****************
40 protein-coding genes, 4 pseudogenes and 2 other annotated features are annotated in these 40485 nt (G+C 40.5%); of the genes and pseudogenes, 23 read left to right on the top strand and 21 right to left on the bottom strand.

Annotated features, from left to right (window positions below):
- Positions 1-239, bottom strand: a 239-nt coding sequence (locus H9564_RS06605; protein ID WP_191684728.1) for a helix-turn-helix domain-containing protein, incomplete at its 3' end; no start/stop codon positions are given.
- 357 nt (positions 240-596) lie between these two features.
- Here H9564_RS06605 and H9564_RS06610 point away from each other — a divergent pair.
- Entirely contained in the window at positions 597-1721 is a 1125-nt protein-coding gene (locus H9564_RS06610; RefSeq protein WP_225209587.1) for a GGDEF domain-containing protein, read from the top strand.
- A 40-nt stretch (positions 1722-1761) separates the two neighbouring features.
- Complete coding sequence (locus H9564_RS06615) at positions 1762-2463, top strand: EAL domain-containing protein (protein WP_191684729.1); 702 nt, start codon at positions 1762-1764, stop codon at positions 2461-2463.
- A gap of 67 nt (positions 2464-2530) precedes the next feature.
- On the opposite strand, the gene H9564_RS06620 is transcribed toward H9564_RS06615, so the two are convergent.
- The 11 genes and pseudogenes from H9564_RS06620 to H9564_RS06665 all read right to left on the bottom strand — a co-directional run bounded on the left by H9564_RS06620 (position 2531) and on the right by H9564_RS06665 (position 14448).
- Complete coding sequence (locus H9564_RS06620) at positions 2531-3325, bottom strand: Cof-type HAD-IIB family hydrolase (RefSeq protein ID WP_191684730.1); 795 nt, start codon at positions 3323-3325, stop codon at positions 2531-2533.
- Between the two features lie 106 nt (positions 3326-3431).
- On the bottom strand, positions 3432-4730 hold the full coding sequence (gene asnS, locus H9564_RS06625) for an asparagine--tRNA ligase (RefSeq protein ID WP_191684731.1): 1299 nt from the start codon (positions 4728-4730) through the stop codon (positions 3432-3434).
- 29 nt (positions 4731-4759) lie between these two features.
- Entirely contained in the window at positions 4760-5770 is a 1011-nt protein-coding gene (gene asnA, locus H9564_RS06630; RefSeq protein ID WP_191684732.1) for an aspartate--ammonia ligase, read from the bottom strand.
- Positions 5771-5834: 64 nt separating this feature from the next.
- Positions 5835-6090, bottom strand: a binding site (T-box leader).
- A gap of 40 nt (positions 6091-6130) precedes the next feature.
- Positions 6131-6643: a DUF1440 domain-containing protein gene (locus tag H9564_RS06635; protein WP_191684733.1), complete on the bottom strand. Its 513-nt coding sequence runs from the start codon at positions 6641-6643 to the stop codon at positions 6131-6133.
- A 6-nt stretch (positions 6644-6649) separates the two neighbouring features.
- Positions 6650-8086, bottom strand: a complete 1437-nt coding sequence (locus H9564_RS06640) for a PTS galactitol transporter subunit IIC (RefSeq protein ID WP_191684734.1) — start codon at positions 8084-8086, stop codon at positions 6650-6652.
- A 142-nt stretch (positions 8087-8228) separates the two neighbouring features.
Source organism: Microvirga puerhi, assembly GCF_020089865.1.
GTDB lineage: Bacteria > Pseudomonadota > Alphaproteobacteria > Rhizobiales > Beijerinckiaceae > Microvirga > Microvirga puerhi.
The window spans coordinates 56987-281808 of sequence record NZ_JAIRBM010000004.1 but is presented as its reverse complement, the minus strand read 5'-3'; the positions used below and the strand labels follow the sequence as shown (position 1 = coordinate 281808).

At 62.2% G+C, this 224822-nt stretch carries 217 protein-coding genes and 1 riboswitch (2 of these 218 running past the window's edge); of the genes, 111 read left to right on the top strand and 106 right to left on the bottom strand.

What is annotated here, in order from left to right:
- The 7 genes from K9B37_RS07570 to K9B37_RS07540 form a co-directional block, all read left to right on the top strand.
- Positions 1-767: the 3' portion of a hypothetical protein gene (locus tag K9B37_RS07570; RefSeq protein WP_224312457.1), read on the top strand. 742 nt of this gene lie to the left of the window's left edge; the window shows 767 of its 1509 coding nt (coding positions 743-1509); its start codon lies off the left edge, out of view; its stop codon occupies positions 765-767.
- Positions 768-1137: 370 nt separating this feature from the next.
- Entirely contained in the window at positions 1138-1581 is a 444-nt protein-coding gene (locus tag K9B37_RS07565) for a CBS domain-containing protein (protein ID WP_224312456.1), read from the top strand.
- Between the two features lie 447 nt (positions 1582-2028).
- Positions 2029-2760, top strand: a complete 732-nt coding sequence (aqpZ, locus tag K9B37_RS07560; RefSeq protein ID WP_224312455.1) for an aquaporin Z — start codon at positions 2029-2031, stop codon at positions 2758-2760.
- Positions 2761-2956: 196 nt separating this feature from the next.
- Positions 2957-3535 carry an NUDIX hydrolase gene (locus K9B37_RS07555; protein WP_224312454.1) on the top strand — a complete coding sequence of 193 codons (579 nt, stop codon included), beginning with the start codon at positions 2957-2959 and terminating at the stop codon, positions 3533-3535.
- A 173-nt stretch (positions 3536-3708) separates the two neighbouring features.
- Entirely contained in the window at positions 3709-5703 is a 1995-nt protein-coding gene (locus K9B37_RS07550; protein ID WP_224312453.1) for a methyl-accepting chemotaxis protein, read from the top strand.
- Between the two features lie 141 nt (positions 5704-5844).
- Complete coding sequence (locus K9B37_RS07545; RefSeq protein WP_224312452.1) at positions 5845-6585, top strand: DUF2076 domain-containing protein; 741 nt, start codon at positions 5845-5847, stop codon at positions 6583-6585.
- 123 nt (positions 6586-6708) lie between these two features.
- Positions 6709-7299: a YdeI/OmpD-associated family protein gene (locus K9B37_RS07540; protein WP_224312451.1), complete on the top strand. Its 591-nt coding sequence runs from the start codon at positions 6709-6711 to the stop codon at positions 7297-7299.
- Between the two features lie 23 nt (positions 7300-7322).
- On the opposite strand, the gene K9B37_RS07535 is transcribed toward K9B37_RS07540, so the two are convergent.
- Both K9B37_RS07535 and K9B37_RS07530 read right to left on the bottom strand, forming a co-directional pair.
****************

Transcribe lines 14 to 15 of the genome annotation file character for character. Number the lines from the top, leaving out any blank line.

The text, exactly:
- On the bottom strand, positions 3432-4730 hold the full coding sequence (gene asnS, locus H9564_RS06625) for an asparagine--tRNA ligase (RefSeq protein ID WP_191684731.1): 1299 nt from the start codon (positions 4728-4730) through the stop codon (positions 3432-3434).
- 29 nt (positions 4731-4759) lie between these two features.